In the left-side menu select “Develop”, then “Database”. On the main page click on the “Create database” button. If you are prompted to select between Cloud Firestore and Realtime Database, please select Cloud Firestore option.

A pop-up window will appear asking to specify security rules. Please leave the first option “Start in locked mode” selected and press the “Enable” button.

Once the database is configured, you will need to manually add some initial settings that are required by the Data Marketplace application.

Click on the “+ Add collection” link, as marked in the screenshot below.

A pop-up window will appear. Please type in “settings” as Collection ID, then press “Next”.

On the next screen please type in “settings” as Document ID, and specify Field, Type, and Value as shown in the table below. You can add new fields by pressing “+ Add field” link.

  • Field name: defaultPrice. Type: number. Value: 5000
  • Field name: iotaApiVersion. Type: number. Value: 1
  • Field name: numberOfDevices. Type: number. Value: 5
  • Field name: provider. Type: string. Value:
  • Field name: tangleExplorer. Type: string. Value:
  • Field name: wallet. Type: map

Once you specify the type of “wallet” as “map”, another field configuration will be displayed. Please specify Field, Type and Value as shown below:

  • Field name: address. Type: string. Value: empty
  • Field name: defaultBalance. Type: number. Value: 1000000
  • Field name: seed. Type: string. Value: empty
  • Field name: keyIndex. Type: number. Value: 0

You will need to define your real wallet address and seed if you want to enable purchase functionality. If you don’t have a wallet, please create one using IOTA Trinity Wallet, then fill it with tokens.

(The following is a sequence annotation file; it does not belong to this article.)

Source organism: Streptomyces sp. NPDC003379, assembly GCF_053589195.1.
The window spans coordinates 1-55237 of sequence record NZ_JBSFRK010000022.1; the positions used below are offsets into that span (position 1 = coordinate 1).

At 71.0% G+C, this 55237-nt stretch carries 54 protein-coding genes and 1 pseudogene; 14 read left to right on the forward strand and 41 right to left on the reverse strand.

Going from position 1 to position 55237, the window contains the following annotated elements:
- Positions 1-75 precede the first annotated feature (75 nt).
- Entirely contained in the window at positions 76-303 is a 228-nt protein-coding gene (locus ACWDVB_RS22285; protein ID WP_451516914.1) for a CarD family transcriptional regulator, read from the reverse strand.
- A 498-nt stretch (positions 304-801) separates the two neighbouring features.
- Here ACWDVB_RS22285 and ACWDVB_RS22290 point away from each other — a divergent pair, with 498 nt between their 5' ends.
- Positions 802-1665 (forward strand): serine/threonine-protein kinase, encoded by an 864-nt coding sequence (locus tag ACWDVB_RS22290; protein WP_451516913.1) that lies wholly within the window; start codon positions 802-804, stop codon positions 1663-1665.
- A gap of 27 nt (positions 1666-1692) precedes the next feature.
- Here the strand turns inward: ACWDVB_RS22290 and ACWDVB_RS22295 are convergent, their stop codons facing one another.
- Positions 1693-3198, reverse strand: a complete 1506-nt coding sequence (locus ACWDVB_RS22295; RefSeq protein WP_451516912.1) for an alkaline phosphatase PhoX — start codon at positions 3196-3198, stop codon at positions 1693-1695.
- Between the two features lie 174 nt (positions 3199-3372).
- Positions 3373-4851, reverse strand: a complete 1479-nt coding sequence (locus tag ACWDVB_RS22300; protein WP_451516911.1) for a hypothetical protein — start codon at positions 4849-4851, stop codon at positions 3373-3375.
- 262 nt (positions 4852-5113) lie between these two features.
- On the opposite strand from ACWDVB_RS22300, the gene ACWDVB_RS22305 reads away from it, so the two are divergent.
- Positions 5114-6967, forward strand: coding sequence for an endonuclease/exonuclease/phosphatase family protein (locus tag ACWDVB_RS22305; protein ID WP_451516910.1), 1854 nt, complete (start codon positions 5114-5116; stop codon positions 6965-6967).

You can generate a new address from your wallet’s seed by running a NodeJS script with these commands:

const iota = require(‘@iota/core’);
const address = iota.generateAddress(seed, 0, 2, false);

Important: your wallet seed will not be accessible by the frontend application, it is only used internally.

You can modify, add and remove any of these settings at any time.

Once you are done with all fields, press “Save”.

You should see the final settings as shown below. Please adjust your settings in case of any differences.

If you want to display a map, please sign up and create a new private access token as described here. Then create a new setting entry in your Firebase project with the name mapboxApiAccessToken and paste your access token there. You can create a new setting entry by pressing the “+ Add field” link at the top of the settings list


Last but not least the hosting configuration.

In the left-side menu select “Develop”, then “Hosting”. On the main page click on the “Get started” button.

A pop-up window will appear. No need to select anything, just press the “Continue” or “Next” button, depending on the current version.

Once done, the hosting main page is displayed. Here you can manage versions and connect a custom domain.

That is it for today.

In the next article, we will learn how to deploy your application.

Part 1: IOTA Data Marketplace — Update

Part 2: Sensor Onboarding

Part 3: Publishing Sensor Data

Part 4: Cloud Backend Configuration

Part 5: Checkout and Deploy